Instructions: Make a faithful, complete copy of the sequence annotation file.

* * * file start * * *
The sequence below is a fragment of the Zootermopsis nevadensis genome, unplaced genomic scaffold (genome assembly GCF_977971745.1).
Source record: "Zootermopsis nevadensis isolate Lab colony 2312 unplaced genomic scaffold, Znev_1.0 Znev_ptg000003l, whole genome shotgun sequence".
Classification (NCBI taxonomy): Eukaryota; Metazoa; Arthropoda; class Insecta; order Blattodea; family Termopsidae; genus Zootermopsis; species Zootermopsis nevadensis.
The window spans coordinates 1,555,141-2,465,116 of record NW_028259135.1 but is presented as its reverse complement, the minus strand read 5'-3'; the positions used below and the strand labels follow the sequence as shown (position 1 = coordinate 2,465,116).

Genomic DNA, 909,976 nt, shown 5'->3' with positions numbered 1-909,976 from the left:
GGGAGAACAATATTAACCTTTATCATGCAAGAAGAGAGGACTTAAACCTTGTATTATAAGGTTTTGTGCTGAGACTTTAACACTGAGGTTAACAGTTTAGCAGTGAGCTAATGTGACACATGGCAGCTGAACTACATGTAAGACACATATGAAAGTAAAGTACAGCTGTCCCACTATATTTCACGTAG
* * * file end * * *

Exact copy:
The sequence below is a fragment of the Zootermopsis nevadensis genome, unplaced genomic scaffold (genome assembly GCF_977971745.1).
Source record: "Zootermopsis nevadensis isolate Lab colony 2312 unplaced genomic scaffold, Znev_1.0 Znev_ptg000003l, whole genome shotgun sequence".
Classification (NCBI taxonomy): Eukaryota; Metazoa; Arthropoda; class Insecta; order Blattodea; family Termopsidae; genus Zootermopsis; species Zootermopsis nevadensis.
The window spans coordinates 1,555,141-2,465,116 of record NW_028259135.1 but is presented as its reverse complement, the minus strand read 5'-3'; the positions used below and the strand labels follow the sequence as shown (position 1 = coordinate 2,465,116).

Genomic DNA, 909,976 nt, shown 5'->3' with positions numbered 1-909,976 from the left:
GGGAGAACAATATTAACCTTTATCATGCAAGAAGAGAGGACTTAAACCTTGTATTATAAGGTTTTGTGCTGAGACTTTAACACTGAGGTTAACAGTTTAGCAGTGAGCTAATGTGACACATGGCAGCTGAACTACATGTAAGACACATATGAAAGTAAAGTACAGCTGTCCCACTATATTTCACGTAG